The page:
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Kellom v. Immigration and Customs Enforcement

United States District Court, E.D. Michigan, Southern Division

March 27, 2018

Nelda Kellom, as Personal Representative of the Estate of Terrance Kellom, deceased, Plaintiff,
v.
Immigration and Customs Enforcement Agent Mitchell Quinn, et al., Defendants.

          OPINION & ORDER GRANTING DEFENDANT QUINN'S MOTION FOR PARTIAL DISMISSAL

          Sean F. Cox United States District Judge

         Plaintiff is the Personal Representative of a man who was killed when a United States Marshal Detroit Fugitive Apprehension Team was attempting to arrest him at a house in Detroit, Michigan. Plaintiff sued three Defendants in this action, two officers employed by the City of Detroit Police Department and a federal agent, Immigration and Customs Enforcement Agent Mitchell Quinn. The matter is currently before the Court on a Motion for Partial Dismissal filed by Defendant Quinn alone. The matter has been briefed and the Court heard oral argument on March 22, 2018. During oral argument, the parties agreed that the Court should enter a stipulated order that substitutes the United States Government for Defendant Quinn for purposes of Count IV and should dismiss Count IV against Defendant Quinn with prejudice. Thus, the third issue presented in the motion was mooted by that stipulation. As explained below, the Court shall GRANT the remaining portion of Defendant Quinn's Motion for Partial Dismissal. Thus, the Court shall: 1) grant the motion to the extent the Court dismisses that portion of Count I that asserts a claim against Defendant Quinn based upon an alleged violation of the Fourteenth Amendment; and 2) grant the motion as to Count III of the Complaint, which is brought under § 1983 alone.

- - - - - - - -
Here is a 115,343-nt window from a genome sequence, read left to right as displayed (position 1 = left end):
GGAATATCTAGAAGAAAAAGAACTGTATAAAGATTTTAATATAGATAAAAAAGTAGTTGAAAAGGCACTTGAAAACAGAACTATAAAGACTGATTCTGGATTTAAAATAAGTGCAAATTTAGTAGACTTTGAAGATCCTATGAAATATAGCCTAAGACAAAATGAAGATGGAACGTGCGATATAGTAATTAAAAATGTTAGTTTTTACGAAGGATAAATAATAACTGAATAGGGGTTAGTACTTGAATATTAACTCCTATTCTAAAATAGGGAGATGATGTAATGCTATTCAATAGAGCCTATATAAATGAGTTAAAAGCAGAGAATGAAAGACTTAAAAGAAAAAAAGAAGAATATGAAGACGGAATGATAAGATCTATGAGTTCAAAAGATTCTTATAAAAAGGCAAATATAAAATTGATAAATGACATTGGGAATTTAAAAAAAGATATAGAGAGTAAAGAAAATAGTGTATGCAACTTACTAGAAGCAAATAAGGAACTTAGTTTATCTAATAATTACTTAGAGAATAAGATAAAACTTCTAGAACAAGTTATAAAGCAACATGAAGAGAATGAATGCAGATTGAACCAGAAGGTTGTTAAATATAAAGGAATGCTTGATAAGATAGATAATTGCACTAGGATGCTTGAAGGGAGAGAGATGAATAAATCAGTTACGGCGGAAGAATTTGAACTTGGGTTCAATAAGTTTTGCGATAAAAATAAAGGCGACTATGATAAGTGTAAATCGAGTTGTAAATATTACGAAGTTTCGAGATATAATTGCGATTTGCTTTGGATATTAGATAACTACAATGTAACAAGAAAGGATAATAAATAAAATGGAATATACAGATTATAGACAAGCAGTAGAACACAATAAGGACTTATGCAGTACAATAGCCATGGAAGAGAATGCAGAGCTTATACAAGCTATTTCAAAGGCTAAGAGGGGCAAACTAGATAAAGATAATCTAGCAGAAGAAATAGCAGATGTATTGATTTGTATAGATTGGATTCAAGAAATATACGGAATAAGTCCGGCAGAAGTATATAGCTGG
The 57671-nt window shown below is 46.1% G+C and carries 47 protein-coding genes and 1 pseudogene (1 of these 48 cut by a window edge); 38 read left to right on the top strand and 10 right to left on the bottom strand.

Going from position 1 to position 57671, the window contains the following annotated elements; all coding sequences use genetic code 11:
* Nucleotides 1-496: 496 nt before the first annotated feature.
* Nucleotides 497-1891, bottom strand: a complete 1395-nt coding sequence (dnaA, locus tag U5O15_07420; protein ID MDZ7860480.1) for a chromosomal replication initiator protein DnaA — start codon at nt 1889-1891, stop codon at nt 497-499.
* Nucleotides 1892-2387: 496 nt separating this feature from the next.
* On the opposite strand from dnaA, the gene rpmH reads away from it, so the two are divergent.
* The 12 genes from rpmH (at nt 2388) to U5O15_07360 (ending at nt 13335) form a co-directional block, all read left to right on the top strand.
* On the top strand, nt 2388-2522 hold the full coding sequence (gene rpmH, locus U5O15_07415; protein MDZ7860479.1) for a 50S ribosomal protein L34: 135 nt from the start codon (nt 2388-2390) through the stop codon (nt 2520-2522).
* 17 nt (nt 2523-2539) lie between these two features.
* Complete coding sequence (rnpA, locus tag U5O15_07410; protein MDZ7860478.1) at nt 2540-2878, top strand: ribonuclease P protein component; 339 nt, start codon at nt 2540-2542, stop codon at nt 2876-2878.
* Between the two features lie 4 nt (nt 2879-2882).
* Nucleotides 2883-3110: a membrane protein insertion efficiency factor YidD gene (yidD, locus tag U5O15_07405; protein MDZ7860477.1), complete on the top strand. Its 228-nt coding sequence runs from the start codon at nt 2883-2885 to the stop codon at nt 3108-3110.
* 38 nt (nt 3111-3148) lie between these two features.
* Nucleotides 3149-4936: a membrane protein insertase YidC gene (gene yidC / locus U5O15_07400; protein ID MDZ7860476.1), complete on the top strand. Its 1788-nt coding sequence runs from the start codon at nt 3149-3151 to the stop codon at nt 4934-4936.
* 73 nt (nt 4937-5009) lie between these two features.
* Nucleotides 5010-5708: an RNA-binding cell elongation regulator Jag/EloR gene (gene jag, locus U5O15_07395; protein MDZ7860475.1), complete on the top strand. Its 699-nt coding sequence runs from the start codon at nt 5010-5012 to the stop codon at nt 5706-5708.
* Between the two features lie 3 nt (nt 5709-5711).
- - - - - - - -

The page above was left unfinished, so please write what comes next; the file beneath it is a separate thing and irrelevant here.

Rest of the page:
BACKGROUND

         On April 6, 2017, Plaintiff Nelda Kellom, as Personal Representative of the Estate of Terrance[1] Kellom, Deceased, filed this action. The complaint names the following Defendants: 1) Immigration and Customs Enforcement Agent Mitchell Quinn; 2) Detroit Police Officer Darell Fitzgerald; and 3) Detroit Police Officer Treva Eaton. Plaintiff's Complaint includes the following four counts: 1) “Bivens Claim” (Count I); 2) “42 U.S.C. § 1983 - Excessive Force and/or Unlawful Use of Deadly Force” (Count II); 3) “§ 1983 Conspiracy by Defendants” (Count III); and 4) “Wrongful Death [under] Michigan Wrongful Death Act, Mich. Comp. Laws § 600.2922 et seq, ” (Count IV).

         Plaintiff's Complaint includes the following allegations. Plaintiff Nelda Kellom is the mother and Personal Representative of the Estate of Terrance Kellom, deceased. (Compl. at ¶ 9).

         At all relevant times, Defendant Quinn has been “a federal law enforcement agent employed by Immigration and Customs Enforcement, a federal agency organized and existing under the laws of the United States.” (Id. at ¶ 11).

         At all relevant times, Defendants Fitzgerald and Eaton were police officers employed by the City of Detroit. (Id. at ¶ 12).